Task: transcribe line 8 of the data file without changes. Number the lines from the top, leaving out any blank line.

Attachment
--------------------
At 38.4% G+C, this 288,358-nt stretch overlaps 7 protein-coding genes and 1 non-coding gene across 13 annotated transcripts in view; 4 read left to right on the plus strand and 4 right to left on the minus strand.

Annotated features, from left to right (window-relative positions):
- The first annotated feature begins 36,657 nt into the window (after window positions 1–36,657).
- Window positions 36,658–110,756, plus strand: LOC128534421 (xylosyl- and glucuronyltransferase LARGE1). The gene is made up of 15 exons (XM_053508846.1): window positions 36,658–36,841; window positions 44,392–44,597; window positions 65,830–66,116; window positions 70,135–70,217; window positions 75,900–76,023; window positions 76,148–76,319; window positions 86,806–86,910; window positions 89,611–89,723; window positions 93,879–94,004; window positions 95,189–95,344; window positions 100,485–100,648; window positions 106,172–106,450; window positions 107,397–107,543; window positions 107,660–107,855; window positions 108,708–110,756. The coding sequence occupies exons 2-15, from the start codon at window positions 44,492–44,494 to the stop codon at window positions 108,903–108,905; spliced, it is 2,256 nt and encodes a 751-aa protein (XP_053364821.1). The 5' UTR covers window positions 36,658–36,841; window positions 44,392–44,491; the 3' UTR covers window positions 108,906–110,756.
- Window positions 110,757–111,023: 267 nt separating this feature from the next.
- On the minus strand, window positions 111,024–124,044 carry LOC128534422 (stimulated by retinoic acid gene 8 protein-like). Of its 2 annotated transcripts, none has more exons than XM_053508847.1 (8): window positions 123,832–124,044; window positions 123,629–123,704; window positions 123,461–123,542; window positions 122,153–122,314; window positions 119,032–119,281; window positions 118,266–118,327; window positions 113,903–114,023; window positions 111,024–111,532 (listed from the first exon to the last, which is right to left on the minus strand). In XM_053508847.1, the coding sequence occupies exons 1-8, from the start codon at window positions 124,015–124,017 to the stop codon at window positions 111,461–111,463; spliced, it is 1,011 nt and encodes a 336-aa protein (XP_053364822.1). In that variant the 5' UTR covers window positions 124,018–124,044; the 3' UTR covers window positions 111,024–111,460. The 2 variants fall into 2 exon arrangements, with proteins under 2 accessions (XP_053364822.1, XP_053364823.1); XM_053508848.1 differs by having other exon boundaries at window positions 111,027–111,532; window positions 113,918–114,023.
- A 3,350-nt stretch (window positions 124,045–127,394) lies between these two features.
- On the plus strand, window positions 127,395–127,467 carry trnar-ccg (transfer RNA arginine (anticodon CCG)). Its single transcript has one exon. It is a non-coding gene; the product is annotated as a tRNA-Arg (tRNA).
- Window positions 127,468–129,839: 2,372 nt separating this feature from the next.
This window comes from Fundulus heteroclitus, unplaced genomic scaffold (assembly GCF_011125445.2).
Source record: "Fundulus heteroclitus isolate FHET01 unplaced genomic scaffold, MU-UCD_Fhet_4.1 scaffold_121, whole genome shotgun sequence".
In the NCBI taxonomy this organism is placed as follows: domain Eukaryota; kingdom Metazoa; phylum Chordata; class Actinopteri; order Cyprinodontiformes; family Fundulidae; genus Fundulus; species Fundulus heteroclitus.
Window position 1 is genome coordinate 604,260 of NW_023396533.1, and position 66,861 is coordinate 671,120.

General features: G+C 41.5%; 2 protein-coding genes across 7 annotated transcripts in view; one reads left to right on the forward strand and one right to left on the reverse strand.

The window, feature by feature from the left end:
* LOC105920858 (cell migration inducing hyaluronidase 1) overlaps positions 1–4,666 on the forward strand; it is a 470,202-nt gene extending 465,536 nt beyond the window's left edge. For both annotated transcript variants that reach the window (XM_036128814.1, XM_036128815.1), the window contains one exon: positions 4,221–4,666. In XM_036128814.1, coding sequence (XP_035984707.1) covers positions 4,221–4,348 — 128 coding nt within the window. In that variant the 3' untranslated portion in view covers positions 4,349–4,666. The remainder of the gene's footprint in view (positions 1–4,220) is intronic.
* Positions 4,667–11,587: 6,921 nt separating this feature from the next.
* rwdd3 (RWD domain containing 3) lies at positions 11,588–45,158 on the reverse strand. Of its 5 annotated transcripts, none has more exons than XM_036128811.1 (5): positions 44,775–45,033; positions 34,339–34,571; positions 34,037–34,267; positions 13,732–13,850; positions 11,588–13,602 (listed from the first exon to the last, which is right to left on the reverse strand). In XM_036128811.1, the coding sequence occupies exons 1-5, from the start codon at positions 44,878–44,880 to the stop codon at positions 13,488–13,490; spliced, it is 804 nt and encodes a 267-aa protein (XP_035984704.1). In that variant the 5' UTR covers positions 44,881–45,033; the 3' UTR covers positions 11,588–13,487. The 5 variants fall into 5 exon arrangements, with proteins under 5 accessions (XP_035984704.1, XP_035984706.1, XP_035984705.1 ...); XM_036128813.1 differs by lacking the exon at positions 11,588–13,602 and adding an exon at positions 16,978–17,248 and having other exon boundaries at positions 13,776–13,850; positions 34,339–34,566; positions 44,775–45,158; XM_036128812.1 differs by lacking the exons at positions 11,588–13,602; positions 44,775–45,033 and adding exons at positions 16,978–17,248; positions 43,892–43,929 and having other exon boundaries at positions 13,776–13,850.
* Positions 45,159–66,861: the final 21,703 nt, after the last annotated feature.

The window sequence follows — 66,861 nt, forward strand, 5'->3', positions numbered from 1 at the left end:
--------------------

- On the plus strand, window positions 127,395–127,467 carry trnar-ccg (transfer RNA arginine (anticodon CCG)). Its single transcript has one exon. It is a non-coding gene; the product is annotated as a tRNA-Arg (tRNA).